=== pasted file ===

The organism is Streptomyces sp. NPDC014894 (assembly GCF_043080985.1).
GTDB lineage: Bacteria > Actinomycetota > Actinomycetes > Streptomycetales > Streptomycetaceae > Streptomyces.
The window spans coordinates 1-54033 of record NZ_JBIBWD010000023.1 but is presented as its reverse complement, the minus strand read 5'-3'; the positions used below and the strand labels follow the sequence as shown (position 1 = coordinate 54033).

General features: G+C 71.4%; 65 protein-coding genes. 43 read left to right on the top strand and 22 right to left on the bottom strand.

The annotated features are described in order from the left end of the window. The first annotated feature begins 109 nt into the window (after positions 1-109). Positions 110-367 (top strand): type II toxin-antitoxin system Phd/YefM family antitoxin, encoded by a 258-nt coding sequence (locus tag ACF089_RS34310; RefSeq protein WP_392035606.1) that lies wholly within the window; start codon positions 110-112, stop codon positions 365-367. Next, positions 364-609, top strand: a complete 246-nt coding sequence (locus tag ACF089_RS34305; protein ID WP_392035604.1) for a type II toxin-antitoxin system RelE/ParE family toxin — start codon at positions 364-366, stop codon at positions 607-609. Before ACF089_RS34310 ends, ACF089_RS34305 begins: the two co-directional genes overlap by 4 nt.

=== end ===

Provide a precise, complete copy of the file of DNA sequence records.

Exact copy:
The organism is Streptomyces sp. NPDC014894 (assembly GCF_043080985.1).
GTDB lineage: Bacteria > Actinomycetota > Actinomycetes > Streptomycetales > Streptomycetaceae > Streptomyces.
The window spans coordinates 1-54033 of record NZ_JBIBWD010000023.1 but is presented as its reverse complement, the minus strand read 5'-3'; the positions used below and the strand labels follow the sequence as shown (position 1 = coordinate 54033).

General features: G+C 71.4%; 65 protein-coding genes. 43 read left to right on the top strand and 22 right to left on the bottom strand.

The annotated features are described in order from the left end of the window. The first annotated feature begins 109 nt into the window (after positions 1-109). Positions 110-367 (top strand): type II toxin-antitoxin system Phd/YefM family antitoxin, encoded by a 258-nt coding sequence (locus tag ACF089_RS34310; RefSeq protein WP_392035606.1) that lies wholly within the window; start codon positions 110-112, stop codon positions 365-367. Next, positions 364-609, top strand: a complete 246-nt coding sequence (locus tag ACF089_RS34305; protein ID WP_392035604.1) for a type II toxin-antitoxin system RelE/ParE family toxin — start codon at positions 364-366, stop codon at positions 607-609. Before ACF089_RS34310 ends, ACF089_RS34305 begins: the two co-directional genes overlap by 4 nt.